New ways of engineering

With the move to Industry 4.0, both the nature of industrial machines and how engineers design them are changing. Customers are requesting ever more automation and connectivity, which feeds the explosive development of industrial robotics and IoT while also signifying increasingly complex bills of materials and production processes. 

Although a decade ago, this would have meant much higher expenditures in the prototyping stage, today these new machines and processes can be modeled and simulated virtually. With the advent of open-source manufacturing, including publicly shared designs and additive manufacturing, costs related to designing, prototyping, and even manufacturing can be substantially reduced.

Even the way components are manufactured is slowly taking a turn from machining to additive manufacturing, with 3D printers becoming capable of printing high-quality, durable metal precision parts.


Another trend that machinery manufacturers are seeing, is the shift from merely building products to also creating services that go along with them, resulting in what we call servitization. Servitization essentially means providing a complete solution, an “outcome as a service”. The burden of organizing parts delivery, providing repair and maintenance services, and even doing performance analysis is slowly but steadily being taken on by the machinery manufacturers themselves.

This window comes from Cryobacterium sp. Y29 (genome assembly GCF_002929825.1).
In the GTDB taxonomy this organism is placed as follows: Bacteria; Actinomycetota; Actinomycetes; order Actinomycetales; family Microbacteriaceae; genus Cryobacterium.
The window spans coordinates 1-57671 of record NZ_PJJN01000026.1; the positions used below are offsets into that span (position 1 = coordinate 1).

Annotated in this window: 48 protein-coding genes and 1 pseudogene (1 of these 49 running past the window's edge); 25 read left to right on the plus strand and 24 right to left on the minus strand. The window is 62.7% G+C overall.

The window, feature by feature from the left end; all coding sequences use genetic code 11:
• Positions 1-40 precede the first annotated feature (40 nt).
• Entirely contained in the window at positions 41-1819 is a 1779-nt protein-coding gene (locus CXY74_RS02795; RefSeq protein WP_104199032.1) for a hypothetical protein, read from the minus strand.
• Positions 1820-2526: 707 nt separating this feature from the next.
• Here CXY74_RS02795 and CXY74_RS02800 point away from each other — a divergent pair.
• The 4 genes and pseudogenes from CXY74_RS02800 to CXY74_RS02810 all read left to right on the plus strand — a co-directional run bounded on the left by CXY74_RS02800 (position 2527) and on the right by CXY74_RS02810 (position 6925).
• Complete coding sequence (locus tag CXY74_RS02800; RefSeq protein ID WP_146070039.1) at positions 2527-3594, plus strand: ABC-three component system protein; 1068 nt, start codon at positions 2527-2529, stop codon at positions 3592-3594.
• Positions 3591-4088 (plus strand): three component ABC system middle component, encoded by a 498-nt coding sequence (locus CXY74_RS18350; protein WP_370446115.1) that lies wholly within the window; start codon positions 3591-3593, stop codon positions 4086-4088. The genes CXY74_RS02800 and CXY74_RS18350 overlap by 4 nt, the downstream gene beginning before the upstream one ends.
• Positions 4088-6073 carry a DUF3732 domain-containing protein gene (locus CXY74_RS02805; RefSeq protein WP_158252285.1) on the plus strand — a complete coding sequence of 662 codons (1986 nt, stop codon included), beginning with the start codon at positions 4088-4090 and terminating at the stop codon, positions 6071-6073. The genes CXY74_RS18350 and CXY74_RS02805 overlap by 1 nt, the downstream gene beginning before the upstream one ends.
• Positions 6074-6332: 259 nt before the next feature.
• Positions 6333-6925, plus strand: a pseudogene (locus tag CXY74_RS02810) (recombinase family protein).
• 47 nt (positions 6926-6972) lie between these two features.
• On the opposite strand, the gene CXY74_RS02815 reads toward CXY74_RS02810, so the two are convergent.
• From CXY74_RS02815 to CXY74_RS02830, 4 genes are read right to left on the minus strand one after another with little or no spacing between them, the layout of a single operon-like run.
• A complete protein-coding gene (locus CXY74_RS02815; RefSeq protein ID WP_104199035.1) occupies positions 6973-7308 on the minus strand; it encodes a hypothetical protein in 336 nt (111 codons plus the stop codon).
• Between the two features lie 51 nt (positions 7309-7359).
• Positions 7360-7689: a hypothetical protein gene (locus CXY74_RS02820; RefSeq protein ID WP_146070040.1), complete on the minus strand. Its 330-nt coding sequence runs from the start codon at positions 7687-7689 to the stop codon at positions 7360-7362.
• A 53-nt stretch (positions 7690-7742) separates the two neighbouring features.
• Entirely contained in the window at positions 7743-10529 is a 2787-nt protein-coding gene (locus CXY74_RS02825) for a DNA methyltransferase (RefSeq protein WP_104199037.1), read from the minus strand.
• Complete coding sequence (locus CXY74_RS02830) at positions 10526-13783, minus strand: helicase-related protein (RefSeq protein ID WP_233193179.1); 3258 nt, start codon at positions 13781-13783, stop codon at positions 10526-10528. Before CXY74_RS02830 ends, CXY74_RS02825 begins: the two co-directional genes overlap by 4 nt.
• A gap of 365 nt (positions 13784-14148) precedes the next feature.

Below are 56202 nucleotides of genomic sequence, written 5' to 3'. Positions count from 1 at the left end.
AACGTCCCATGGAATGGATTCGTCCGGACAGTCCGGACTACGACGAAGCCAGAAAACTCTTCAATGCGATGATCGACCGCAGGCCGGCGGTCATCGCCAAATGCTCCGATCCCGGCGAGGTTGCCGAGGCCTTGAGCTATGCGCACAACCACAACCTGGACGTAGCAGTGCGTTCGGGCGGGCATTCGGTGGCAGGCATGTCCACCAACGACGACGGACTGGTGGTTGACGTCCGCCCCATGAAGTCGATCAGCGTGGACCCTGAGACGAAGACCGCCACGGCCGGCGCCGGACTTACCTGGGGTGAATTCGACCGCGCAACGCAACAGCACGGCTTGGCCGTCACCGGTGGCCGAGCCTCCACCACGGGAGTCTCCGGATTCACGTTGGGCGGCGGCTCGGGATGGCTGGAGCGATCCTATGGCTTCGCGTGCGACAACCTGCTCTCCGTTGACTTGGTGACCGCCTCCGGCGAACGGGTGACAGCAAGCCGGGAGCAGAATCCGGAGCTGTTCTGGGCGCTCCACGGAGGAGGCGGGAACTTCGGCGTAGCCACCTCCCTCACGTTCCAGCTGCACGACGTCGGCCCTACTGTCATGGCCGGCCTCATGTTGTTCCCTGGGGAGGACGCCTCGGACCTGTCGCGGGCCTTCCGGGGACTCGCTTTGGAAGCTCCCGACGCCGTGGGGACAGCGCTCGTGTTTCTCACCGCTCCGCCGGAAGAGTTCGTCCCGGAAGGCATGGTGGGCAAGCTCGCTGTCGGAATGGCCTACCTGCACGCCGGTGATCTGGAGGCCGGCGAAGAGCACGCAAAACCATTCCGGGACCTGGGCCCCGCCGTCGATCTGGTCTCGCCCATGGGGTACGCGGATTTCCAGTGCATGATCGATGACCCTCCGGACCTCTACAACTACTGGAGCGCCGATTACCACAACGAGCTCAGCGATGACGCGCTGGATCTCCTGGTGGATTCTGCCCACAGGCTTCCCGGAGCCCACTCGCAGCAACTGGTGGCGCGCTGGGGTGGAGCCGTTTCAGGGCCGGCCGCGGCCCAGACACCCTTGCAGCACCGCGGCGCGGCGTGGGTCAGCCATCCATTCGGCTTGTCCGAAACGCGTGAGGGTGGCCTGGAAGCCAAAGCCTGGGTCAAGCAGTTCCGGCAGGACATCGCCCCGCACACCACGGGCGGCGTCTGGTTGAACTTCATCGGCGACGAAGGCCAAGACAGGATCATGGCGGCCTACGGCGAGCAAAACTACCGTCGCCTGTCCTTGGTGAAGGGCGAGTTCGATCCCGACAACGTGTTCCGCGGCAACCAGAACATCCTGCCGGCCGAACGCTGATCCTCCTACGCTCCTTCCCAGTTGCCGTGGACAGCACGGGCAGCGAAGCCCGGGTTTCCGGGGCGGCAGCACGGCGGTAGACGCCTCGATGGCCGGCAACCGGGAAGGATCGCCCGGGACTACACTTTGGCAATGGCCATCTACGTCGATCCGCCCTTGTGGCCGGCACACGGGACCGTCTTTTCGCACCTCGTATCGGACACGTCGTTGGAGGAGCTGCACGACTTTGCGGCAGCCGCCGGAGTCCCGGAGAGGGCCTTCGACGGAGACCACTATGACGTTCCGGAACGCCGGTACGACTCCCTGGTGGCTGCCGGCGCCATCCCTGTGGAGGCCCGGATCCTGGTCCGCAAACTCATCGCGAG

Performing these services along with selling the products does not, however, automatically mean you provide a solution. A solution is born when you insert yourself into the processes of your customer and gather their data to make decisions for them, resulting in improvements in their machine performance, business processes, and bottom line. Instead of inputs, OEMs can sell outcomes, increasing customer satisfaction and their own profit margin.


Modern industrial equipment companies are slowly but surely turning toward digital solutions to improve their workflows, be it modeling and simulation software, IIoT solutions that help gather production and machine performance data, or equipment that can be controlled remotely. 

While these advanced solutions are still the playground of large enterprises and have only entered the periphery of SME manufacturers, there are also digital solutions that can be regarded as the first steps of digitalization: manufacturing ERP systems. What sets modern ERP/MRP software apart from the ones that have been on the market for decades is that they are inexpensive, user-friendly, and designed with SMEs in mind.